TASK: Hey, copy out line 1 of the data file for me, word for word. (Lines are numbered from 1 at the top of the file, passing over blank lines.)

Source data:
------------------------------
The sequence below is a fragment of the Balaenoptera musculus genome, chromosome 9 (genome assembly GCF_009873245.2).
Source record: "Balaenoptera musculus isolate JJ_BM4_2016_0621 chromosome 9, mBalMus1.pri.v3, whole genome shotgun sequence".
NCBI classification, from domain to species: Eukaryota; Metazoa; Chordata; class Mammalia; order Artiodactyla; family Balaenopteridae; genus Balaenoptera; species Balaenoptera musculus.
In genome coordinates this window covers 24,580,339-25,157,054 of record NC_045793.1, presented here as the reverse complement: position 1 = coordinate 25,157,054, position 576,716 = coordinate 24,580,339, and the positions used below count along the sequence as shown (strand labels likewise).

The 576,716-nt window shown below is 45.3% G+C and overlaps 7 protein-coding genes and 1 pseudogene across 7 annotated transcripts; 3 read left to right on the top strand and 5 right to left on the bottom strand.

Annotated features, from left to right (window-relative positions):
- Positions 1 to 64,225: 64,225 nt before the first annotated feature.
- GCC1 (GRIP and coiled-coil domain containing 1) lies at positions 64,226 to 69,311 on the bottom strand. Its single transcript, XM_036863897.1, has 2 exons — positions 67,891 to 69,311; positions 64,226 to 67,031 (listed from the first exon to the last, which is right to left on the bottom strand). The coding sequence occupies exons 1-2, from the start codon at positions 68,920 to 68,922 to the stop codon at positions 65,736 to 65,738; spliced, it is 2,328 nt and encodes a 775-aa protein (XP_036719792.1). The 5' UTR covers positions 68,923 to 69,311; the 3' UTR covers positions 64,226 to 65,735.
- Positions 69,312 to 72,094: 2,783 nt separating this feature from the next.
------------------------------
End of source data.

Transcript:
The sequence below is a fragment of the Balaenoptera musculus genome, chromosome 9 (genome assembly GCF_009873245.2).